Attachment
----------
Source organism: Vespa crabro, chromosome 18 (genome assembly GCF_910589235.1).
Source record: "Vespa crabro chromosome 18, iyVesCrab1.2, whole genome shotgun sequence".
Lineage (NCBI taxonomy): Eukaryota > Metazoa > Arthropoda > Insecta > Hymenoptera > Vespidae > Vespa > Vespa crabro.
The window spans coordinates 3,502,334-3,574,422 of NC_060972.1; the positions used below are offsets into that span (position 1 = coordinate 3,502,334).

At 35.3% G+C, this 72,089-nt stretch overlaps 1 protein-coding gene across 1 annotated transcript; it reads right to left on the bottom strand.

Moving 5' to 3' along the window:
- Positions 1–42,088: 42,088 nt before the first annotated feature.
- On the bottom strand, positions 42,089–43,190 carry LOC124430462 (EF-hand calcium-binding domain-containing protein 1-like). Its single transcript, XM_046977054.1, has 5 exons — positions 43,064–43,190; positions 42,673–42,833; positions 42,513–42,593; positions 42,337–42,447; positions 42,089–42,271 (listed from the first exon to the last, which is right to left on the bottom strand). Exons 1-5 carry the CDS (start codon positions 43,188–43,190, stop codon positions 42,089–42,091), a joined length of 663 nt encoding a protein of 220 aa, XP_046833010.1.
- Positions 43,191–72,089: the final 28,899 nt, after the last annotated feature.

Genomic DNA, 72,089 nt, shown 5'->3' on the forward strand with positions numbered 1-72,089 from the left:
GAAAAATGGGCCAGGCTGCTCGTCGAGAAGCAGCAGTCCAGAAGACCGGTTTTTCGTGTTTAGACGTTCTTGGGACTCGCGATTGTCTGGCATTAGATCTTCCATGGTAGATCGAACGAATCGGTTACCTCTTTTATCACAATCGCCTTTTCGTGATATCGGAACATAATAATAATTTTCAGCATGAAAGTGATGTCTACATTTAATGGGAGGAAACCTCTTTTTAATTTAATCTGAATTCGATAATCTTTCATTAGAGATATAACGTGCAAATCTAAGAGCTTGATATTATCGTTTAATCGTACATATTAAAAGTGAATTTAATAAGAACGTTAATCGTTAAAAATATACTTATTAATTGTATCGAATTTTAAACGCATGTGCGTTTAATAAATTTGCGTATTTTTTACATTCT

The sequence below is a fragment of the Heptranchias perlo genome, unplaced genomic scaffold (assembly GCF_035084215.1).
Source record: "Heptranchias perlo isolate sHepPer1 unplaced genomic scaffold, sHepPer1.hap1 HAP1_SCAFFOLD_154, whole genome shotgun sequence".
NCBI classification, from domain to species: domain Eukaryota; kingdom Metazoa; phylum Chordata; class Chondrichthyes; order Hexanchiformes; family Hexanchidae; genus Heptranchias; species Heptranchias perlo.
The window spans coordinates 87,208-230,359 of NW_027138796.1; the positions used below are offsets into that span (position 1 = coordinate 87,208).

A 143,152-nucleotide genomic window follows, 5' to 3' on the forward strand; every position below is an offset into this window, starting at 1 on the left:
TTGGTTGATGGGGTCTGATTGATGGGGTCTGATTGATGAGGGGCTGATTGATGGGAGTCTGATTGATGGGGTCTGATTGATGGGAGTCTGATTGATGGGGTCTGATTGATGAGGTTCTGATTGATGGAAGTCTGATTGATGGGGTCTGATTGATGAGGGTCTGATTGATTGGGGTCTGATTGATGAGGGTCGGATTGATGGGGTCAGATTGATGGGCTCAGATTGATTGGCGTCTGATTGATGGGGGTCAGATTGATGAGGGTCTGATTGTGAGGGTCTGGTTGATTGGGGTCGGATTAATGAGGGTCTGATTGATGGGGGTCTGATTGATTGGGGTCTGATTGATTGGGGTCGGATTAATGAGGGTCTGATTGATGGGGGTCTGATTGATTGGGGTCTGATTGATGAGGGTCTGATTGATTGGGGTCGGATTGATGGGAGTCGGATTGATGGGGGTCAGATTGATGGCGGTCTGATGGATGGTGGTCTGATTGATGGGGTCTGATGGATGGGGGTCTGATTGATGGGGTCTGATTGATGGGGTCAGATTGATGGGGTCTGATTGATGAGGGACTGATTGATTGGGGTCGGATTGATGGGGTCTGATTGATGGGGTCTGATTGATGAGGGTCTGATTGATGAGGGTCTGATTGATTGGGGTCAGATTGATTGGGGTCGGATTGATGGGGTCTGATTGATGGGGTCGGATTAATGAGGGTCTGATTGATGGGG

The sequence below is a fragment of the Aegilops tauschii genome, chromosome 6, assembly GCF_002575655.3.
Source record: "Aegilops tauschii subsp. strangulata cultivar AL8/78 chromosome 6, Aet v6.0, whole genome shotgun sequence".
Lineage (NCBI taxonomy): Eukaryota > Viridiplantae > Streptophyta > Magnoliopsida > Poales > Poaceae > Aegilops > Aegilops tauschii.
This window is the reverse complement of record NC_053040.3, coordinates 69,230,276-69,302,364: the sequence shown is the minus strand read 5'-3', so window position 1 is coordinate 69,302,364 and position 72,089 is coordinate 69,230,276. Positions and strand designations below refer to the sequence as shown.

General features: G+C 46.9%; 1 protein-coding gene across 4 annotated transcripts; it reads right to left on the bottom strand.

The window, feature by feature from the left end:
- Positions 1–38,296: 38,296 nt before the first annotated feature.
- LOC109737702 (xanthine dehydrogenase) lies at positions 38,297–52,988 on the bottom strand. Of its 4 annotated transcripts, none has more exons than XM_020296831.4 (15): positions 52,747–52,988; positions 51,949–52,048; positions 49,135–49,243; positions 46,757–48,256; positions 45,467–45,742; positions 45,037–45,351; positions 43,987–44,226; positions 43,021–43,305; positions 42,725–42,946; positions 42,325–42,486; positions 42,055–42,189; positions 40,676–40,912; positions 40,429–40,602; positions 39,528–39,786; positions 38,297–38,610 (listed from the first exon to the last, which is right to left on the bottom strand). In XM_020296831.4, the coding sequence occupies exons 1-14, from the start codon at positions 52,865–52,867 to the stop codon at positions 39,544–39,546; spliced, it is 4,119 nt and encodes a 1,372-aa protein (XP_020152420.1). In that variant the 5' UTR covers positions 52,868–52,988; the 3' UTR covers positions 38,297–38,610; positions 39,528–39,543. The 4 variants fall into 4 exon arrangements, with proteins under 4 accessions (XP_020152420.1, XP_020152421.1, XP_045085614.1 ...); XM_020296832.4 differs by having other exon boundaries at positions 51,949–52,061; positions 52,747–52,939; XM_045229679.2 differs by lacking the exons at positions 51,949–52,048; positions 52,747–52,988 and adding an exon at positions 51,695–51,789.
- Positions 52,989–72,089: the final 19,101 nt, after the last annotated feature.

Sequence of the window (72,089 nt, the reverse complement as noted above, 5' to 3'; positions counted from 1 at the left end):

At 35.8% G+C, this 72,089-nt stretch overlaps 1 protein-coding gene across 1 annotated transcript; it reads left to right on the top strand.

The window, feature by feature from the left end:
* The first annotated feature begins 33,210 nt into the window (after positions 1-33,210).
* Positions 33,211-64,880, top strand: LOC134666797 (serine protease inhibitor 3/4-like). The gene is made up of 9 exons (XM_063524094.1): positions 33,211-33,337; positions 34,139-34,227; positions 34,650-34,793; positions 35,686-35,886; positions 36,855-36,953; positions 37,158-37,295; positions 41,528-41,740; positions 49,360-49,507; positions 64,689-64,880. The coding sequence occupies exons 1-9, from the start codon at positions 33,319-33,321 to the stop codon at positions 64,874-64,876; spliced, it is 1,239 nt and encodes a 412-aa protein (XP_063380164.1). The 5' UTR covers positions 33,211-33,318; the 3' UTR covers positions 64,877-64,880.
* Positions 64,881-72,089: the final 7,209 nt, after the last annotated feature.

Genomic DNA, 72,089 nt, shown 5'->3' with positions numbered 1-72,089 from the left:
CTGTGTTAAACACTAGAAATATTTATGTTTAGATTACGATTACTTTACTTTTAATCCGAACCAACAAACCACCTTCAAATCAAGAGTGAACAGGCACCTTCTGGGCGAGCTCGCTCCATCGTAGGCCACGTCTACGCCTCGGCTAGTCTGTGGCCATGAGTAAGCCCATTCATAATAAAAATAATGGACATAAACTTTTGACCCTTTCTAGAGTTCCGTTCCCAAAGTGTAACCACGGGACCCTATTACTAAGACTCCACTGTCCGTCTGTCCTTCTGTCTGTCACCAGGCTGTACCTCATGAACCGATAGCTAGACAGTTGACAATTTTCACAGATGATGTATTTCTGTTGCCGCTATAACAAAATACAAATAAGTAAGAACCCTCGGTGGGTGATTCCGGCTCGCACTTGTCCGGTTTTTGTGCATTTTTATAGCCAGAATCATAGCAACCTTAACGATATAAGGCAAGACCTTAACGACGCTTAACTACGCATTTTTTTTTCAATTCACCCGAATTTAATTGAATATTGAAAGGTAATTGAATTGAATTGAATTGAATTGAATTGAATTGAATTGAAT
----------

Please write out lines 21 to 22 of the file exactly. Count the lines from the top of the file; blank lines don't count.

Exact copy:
This window is the reverse complement of record NC_053040.3, coordinates 69,230,276-69,302,364: the sequence shown is the minus strand read 5'-3', so window position 1 is coordinate 69,302,364 and position 72,089 is coordinate 69,230,276. Positions and strand designations below refer to the sequence as shown.

General features: G+C 46.9%; 1 protein-coding gene across 4 annotated transcripts; it reads right to left on the bottom strand.